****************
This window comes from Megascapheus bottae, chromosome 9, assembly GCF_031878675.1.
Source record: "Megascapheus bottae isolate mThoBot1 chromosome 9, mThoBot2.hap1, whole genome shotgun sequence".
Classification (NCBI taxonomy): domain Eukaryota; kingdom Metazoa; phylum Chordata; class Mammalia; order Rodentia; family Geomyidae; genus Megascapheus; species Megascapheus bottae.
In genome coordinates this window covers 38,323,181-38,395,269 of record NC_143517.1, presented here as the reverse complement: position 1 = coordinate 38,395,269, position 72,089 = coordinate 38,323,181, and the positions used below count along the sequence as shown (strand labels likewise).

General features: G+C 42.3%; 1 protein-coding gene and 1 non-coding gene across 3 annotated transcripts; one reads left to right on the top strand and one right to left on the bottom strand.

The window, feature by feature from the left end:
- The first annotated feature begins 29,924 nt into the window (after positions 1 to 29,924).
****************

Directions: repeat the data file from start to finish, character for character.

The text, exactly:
This window comes from Megascapheus bottae, chromosome 9, assembly GCF_031878675.1.
Source record: "Megascapheus bottae isolate mThoBot1 chromosome 9, mThoBot2.hap1, whole genome shotgun sequence".
Classification (NCBI taxonomy): domain Eukaryota; kingdom Metazoa; phylum Chordata; class Mammalia; order Rodentia; family Geomyidae; genus Megascapheus; species Megascapheus bottae.
In genome coordinates this window covers 38,323,181-38,395,269 of record NC_143517.1, presented here as the reverse complement: position 1 = coordinate 38,395,269, position 72,089 = coordinate 38,323,181, and the positions used below count along the sequence as shown (strand labels likewise).

General features: G+C 42.3%; 1 protein-coding gene and 1 non-coding gene across 3 annotated transcripts; one reads left to right on the top strand and one right to left on the bottom strand.

The window, feature by feature from the left end:
- The first annotated feature begins 29,924 nt into the window (after positions 1 to 29,924).